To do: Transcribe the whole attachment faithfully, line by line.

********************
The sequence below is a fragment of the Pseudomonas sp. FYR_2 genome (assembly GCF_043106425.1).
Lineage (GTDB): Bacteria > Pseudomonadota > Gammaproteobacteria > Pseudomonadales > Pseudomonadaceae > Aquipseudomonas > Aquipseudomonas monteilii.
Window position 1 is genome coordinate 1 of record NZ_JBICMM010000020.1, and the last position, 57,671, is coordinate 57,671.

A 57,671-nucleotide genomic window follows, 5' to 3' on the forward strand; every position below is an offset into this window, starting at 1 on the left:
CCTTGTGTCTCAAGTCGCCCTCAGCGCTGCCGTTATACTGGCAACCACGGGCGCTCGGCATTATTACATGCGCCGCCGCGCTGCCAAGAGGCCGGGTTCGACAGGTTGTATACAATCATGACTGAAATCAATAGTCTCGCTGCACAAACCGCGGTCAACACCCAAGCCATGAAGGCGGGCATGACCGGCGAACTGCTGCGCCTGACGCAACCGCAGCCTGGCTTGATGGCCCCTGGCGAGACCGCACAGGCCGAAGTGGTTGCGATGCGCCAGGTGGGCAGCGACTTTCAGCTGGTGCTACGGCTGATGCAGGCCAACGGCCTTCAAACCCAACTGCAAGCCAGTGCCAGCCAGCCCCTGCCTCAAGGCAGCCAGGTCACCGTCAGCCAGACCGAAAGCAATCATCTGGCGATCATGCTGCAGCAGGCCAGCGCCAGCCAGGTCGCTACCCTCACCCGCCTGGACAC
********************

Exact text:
The sequence below is a fragment of the Pseudomonas sp. FYR_2 genome (assembly GCF_043106425.1).
Lineage (GTDB): Bacteria > Pseudomonadota > Gammaproteobacteria > Pseudomonadales > Pseudomonadaceae > Aquipseudomonas > Aquipseudomonas monteilii.
Window position 1 is genome coordinate 1 of record NZ_JBICMM010000020.1, and the last position, 57,671, is coordinate 57,671.

A 57,671-nucleotide genomic window follows, 5' to 3' on the forward strand; every position below is an offset into this window, starting at 1 on the left:
CCTTGTGTCTCAAGTCGCCCTCAGCGCTGCCGTTATACTGGCAACCACGGGCGCTCGGCATTATTACATGCGCCGCCGCGCTGCCAAGAGGCCGGGTTCGACAGGTTGTATACAATCATGACTGAAATCAATAGTCTCGCTGCACAAACCGCGGTCAACACCCAAGCCATGAAGGCGGGCATGACCGGCGAACTGCTGCGCCTGACGCAACCGCAGCCTGGCTTGATGGCCCCTGGCGAGACCGCACAGGCCGAAGTGGTTGCGATGCGCCAGGTGGGCAGCGACTTTCAGCTGGTGCTACGGCTGATGCAGGCCAACGGCCTTCAAACCCAACTGCAAGCCAGTGCCAGCCAGCCCCTGCCTCAAGGCAGCCAGGTCACCGTCAGCCAGACCGAAAGCAATCATCTGGCGATCATGCTGCAGCAGGCCAGCGCCAGCCAGGTCGCTACCCTCACCCGCCTGGACAC